The horror industry can be perfectly compared to a zombie. It died a while ago and now it has come back to life but somethings different, It’s smellier, slower and moan-ier, But you can clearly see that it is in fact NOT DEAD.
After a slew of James Wan films to complete the resurgence of the genre, we now have Oculus, a psychological horror-drama by Director Mike Flanagan, which has the potential to unsettle you even if it doesn’t make you jump from your seats in fright.
The story opens to Tim Russell (Brenton Thwaites) being released from prison after serving 11 years for the alleged murder of his father. He is only 21 and has spent a majority of his life rationalizing the one mistake he made as a child. His 23 year old sister Kaylie (Karen Gilian) however has been preparing intensively while Tim is away in prison. Upon his release she spends very little time reminding him of the promise they made that horrifying night 11 years ago and that was to destroy the entity that tore their family apart, a mirror which according to Kaylie contains an observable, predictable and supernatural force.
The film employs a very interesting narrative style that follows Kaylie and Tim in two different timelines right from the get go. The first is told from the perspective of their present day versions while constantly switching back to an earlier timeline from the days their family first acquires the possessed mirror 11 years ago, tracing forward to the night of the murder.
What makes this interweaving timeline interesting is the location. Kaylie takes Tim back to their childhood home where the murder of their father first occurred. She brings the mirror there as well as she finds it to be the perfect location for its ultimate demise, but not before she has proven to the world about the existence of the spirit that resides inside in it (cue multiple recording cameras and heat detecting machines).
You might think that seeing the same version of the house in two timelines would be boring but this is where the film truly shines in the hands of the director. He makes interesting interjections in the plot lines based on certain locations within the house where important incidents have occurred, giving the family home a character of its own. While the older versions of the kids contemplate their actions, the possibilities of evil spirits and recall the incidents of the night in question, their younger versions take over from time to time as the story unfolds in a balanced pace paying equal attention to past and present events.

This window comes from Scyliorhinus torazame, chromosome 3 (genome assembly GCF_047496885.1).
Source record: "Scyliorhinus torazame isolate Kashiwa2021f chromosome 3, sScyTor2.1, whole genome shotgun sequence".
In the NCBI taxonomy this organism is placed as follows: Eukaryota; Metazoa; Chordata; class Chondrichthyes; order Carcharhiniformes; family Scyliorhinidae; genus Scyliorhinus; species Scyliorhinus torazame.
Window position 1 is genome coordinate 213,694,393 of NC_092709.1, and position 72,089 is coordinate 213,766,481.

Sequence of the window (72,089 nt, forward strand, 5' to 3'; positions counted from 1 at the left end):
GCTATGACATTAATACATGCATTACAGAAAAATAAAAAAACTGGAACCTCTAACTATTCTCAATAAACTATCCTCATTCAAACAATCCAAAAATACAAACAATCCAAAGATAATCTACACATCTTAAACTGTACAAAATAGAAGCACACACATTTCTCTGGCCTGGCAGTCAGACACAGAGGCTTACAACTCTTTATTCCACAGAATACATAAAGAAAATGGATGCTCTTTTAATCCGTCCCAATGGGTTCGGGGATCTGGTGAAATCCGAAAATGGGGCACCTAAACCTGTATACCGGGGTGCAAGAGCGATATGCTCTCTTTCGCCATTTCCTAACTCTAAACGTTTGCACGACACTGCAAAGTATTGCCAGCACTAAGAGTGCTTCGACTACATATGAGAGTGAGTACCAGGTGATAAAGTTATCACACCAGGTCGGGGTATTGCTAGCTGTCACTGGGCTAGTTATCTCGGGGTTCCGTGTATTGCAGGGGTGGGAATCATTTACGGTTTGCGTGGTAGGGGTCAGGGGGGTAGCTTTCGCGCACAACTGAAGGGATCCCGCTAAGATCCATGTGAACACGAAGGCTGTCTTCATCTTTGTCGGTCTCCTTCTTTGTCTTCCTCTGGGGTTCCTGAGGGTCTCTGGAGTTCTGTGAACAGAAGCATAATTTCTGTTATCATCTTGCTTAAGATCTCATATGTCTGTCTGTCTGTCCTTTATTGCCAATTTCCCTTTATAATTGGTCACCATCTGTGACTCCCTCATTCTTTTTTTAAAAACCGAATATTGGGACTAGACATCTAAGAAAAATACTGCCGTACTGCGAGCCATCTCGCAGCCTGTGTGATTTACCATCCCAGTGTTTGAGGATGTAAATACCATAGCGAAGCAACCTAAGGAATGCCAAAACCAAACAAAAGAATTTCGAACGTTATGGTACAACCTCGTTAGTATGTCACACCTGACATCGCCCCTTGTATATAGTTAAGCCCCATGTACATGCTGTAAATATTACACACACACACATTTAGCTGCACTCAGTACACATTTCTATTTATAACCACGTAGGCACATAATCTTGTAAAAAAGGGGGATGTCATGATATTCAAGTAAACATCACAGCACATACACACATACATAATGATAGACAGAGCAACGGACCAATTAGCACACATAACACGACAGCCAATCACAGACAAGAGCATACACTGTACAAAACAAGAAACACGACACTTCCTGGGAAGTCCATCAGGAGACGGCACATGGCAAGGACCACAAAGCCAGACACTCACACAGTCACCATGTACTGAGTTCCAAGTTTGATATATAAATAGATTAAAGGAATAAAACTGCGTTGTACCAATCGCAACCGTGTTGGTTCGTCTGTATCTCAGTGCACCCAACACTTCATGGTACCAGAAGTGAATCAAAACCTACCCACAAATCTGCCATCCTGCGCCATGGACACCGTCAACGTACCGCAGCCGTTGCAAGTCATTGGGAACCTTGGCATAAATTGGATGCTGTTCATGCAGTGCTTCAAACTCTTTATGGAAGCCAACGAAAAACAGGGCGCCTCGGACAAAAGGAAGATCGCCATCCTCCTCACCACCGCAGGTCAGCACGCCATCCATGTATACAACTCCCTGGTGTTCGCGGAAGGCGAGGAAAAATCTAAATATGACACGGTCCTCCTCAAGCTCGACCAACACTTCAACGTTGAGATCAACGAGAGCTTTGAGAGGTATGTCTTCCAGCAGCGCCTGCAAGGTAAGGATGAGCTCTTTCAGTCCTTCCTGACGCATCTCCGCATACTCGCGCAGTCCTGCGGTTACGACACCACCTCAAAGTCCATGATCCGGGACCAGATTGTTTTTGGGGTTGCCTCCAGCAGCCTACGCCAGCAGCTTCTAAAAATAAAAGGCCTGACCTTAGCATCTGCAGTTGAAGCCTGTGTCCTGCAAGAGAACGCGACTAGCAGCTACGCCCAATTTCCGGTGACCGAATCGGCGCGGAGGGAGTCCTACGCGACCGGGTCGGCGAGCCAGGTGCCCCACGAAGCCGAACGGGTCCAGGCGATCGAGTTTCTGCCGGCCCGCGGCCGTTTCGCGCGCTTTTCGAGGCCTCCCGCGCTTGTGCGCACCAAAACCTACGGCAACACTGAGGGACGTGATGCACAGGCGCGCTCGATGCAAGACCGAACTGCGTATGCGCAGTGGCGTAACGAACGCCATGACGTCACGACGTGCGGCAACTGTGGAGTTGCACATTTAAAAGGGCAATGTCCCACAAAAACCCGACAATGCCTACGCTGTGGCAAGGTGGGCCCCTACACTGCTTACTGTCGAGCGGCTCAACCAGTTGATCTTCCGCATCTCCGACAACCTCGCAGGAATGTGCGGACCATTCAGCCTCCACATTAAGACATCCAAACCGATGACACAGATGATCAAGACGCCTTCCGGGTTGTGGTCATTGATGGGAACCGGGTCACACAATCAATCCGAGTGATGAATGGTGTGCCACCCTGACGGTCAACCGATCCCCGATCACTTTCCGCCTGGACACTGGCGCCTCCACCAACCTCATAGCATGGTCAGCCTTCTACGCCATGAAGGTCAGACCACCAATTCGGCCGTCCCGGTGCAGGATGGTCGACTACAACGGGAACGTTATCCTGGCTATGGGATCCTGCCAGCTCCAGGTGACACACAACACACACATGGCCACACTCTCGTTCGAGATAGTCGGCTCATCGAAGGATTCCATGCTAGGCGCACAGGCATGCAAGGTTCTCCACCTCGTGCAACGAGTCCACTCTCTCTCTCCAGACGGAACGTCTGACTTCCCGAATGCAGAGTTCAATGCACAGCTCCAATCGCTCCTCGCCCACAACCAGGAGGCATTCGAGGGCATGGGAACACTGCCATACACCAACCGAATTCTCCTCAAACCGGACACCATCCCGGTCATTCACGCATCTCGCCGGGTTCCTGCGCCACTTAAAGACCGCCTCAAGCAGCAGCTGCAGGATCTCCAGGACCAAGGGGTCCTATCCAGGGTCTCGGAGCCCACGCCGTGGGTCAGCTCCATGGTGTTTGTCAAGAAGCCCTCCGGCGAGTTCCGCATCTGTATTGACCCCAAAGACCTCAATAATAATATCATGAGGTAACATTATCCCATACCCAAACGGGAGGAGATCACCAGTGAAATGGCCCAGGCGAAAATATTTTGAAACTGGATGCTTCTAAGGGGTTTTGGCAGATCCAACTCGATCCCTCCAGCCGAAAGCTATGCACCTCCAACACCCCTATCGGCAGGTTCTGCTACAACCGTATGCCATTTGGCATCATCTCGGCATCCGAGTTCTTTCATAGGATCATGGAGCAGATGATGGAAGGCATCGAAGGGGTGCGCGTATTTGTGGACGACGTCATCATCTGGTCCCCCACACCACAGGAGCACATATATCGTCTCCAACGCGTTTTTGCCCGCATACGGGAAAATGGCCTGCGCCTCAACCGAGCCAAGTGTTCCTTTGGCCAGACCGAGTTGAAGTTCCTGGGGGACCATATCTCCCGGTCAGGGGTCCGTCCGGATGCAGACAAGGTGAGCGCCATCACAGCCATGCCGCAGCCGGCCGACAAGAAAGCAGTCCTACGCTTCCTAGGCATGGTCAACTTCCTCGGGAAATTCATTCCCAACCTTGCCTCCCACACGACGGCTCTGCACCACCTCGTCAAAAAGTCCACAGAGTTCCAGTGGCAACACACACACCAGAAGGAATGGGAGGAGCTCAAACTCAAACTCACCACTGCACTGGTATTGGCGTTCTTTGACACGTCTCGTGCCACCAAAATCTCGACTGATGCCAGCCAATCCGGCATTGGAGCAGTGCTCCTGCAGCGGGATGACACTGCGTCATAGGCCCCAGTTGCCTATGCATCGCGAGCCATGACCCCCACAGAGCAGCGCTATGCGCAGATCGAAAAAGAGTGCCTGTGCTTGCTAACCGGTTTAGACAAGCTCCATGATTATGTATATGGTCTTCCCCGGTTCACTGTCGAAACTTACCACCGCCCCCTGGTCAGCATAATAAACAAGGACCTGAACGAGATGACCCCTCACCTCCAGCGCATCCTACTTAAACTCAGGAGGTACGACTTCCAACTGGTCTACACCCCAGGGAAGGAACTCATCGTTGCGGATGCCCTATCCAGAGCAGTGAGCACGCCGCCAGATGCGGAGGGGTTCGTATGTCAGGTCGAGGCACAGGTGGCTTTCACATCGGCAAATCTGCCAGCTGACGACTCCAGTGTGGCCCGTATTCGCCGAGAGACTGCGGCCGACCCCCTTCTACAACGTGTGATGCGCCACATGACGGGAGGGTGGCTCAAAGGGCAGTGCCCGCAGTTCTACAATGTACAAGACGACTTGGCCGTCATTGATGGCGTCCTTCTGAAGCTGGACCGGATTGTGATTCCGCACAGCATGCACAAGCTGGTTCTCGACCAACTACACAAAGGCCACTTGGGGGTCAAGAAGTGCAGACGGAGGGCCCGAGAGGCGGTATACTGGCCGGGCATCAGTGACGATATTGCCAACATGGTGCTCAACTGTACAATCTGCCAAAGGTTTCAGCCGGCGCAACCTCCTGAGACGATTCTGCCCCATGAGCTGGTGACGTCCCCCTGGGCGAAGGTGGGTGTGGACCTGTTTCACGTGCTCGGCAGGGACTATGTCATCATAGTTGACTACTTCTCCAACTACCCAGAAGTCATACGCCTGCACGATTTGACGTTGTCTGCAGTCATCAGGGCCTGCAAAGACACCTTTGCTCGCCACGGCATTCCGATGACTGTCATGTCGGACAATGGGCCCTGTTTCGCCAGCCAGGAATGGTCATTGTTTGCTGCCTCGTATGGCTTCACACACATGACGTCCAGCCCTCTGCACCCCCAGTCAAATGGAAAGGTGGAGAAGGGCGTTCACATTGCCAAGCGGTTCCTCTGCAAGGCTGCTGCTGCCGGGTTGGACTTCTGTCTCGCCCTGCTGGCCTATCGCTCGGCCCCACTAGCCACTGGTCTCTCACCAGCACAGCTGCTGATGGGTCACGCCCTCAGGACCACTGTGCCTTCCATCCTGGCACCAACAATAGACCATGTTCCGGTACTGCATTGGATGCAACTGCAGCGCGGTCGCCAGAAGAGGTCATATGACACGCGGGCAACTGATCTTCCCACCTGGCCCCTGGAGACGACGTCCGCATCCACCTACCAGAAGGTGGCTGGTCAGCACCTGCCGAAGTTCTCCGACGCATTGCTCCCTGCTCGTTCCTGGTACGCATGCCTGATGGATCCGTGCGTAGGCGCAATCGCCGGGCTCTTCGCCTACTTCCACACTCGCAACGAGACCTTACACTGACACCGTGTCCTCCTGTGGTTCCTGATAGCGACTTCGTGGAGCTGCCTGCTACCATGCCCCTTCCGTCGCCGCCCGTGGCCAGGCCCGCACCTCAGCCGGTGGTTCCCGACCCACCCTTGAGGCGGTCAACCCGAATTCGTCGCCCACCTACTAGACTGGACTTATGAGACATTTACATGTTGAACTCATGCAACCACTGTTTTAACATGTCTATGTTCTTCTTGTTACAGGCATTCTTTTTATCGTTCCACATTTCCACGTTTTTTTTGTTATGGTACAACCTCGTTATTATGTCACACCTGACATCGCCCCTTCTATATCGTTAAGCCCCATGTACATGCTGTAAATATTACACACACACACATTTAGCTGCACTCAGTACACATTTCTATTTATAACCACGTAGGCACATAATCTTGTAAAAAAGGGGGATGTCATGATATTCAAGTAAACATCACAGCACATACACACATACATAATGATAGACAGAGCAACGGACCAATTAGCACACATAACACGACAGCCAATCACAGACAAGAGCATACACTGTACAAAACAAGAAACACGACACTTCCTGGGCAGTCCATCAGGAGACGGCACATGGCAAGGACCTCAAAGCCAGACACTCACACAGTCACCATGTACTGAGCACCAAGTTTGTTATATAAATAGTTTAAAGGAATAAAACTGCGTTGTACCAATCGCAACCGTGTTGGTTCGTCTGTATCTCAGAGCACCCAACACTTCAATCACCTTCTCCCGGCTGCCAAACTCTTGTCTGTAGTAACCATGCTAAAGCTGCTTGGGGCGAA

This tangled form of storytelling makes for a great pay off in the last act of the film as we understand what truly conspired on the night in question and the result of Kaylie’s persistence to destroy the mirror in one final masterstroke of a scene. It was expected but still extremely satisfying in a disturbing way.
The acting is solid throughout, the parents Alan and Marie (Rory Cochrane and Katee Sackhoff) do justice to their roles of the principle objects of manipulation for the mirror. Both versions of Tim and Kaylie do a commendable job, Karen Gilian being the stand out performer in the film. You root for her almost immediately as she goes about persistently trying to bring down the evil force that tore her family apart.
The cinematography is impressive for a first time director and the somber tone chosen goes hand in hand with an insignificant background track that doesn’t do very much to distract the audience from the complex plotline that is unfolding before their eyes.
The scares don’t come from jump scenes which speaks a lot about the maturity horror films are showing these days using genuine elements of deception and paranoia to spook the audiences instead of cheap party tricks and buckets of fake gore. The mirror holds the power to manipulate perceptions and it is used as well as it could be to traumatize the characters onscreen and leave an impact on the audience that has been craving for more from the genre.
Oculus is overall a good film with a sensible plot and a decent cast of actors. Its object of affection, the mirror, makes for an interesting element and the narrative style keeps you glued to the screen. The story does become predictable at times with a cluttered second half that takes a dramatic turn from the first half.
I’m going with a 7 out of 10 for the flick, catch it before Spidey comes back to sling it out of the screens.